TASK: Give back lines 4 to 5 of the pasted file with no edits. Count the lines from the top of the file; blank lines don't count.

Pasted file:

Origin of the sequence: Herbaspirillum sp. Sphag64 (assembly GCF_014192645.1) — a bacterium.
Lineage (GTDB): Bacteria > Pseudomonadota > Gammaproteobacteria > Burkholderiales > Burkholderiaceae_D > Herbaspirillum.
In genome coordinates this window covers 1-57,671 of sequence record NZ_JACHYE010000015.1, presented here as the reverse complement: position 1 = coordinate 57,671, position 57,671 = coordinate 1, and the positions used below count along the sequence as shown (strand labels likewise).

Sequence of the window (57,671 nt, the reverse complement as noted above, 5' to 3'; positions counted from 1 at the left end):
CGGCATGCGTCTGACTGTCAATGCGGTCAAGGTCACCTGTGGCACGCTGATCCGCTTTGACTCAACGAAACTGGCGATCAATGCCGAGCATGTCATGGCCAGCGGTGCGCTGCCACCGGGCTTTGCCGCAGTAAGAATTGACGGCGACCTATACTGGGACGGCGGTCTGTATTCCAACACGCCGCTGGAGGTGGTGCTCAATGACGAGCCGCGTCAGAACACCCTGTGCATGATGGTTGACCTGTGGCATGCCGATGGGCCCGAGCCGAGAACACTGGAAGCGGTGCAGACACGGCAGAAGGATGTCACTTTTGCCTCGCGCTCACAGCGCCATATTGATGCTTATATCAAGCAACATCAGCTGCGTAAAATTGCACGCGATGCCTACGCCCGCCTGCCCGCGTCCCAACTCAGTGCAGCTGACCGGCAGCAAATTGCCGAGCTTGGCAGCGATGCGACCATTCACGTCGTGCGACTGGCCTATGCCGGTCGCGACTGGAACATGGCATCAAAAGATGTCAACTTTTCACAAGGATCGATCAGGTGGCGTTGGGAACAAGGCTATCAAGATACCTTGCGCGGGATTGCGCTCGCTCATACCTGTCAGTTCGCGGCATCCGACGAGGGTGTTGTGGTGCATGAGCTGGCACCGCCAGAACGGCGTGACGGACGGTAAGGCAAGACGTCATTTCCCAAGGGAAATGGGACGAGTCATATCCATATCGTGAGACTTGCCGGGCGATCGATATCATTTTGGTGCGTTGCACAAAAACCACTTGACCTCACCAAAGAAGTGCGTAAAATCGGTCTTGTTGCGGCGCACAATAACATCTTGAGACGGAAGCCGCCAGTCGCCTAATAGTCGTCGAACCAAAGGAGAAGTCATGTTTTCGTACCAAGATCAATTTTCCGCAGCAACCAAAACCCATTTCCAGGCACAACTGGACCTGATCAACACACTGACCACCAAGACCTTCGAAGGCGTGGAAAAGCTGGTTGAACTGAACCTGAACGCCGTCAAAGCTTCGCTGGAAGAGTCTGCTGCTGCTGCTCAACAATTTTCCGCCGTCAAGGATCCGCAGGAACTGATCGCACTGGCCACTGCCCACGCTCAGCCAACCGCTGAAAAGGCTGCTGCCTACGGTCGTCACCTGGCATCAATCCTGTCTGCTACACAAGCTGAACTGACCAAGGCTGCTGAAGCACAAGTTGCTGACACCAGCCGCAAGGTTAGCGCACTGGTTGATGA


Sequence of the window (57,671 nt, the reverse complement as noted above, 5' to 3'; positions counted from 1 at the left end):
CGGCATGCGTCTGACTGTCAATGCGGTCAAGGTCACCTGTGGCACGCTGATCCGCTTTGACTCAACGAAACTGGCGATCAATGCCGAGCATGTCATGGCCAGCGGTGCGCTGCCACCGGGCTTTGCCGCAGTAAGAATTGACGGCGACCTATACTGGGACGGCGGTCTGTATTCCAACACGCCGCTGGAGGTGGTGCTCAATGACGAGCCGCGTCAGAACACCCTGTGCATGATGGTTGACCTGTGGCATGCCGATGGGCCCGAGCCGAGAACACTGGAAGCGGTGCAGACACGGCAGAAGGATGTCACTTTTGCCTCGCGCTCACAGCGCCATATTGATGCTTATATCAAGCAACATCAGCTGCGTAAAATTGCACGCGATGCCTACGCCCGCCTGCCCGCGTCCCAACTCAGTGCAGCTGACCGGCAGCAAATTGCCGAGCTTGGCAGCGATGCGACCATTCACGTCGTGCGACTGGCCTATGCCGGTCGCGACTGGAACATGGCATCAAAAGATGTCAACTTTTCACAAGGATCGATCAGGTGGCGTTGGGAACAAGGCTATCAAGATACCTTGCGCGGGATTGCGCTCGCTCATACCTGTCAGTTCGCGGCATCCGACGAGGGTGTTGTGGTGCATGAGCTGGCACCGCCAGAACGGCGTGACGGACGGTAAGGCAAGACGTCATTTCCCAAGGGAAATGGGACGAGTCATATCCATATCGTGAGACTTGCCGGGCGATCGATATCATTTTGGTGCGTTGCACAAAAACCACTTGACCTCACCAAAGAAGTGCGTAAAATCGGTCTTGTTGCGGCGCACAATAACATCTTGAGACGGAAGCCGCCAGTCGCCTAATAGTCGTCGAACCAAAGGAGAAGTCATGTTTTCGTACCAAGATCAATTTTCCGCAGCAACCAAAACCCATTTCCAGGCACAACTGGACCTGATCAACACACTGACCACCAAGACCTTCGAAGGCGTGGAAAAGCTGGTTGAACTGAACCTGAACGCCGTCAAAGCTTCGCTGGAAGAGTCTGCTGCTGCTGCTCAACAATTTTCCGCCGTCAAGGATCCGCAGGAACTGATCGCACTGGCCACTGCCCACGCTCAGCCAACCGCTGAAAAGGCTGCTGCCTACGGTCGTCACCTGGCATCAATCCTGTCTGCTACACAAGCTGAACTGACCAAGGCTGCTGAAGCACAAGTTGCTGACACCAGCCGCAAGGTTAGCGCACTGGTTGATGA